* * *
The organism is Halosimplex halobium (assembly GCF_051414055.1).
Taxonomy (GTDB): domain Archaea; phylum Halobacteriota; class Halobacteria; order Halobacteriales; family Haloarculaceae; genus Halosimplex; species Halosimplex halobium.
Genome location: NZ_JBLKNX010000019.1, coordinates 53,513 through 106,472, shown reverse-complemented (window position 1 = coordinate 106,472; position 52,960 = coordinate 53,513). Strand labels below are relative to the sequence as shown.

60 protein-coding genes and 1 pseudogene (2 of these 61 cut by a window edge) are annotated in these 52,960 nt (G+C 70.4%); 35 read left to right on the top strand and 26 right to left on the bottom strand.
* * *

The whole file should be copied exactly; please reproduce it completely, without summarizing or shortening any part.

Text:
The organism is Halosimplex halobium (assembly GCF_051414055.1).
Taxonomy (GTDB): domain Archaea; phylum Halobacteriota; class Halobacteria; order Halobacteriales; family Haloarculaceae; genus Halosimplex; species Halosimplex halobium.
Genome location: NZ_JBLKNX010000019.1, coordinates 53,513 through 106,472, shown reverse-complemented (window position 1 = coordinate 106,472; position 52,960 = coordinate 53,513). Strand labels below are relative to the sequence as shown.

60 protein-coding genes and 1 pseudogene (2 of these 61 cut by a window edge) are annotated in these 52,960 nt (G+C 70.4%); 35 read left to right on the top strand and 26 right to left on the bottom strand.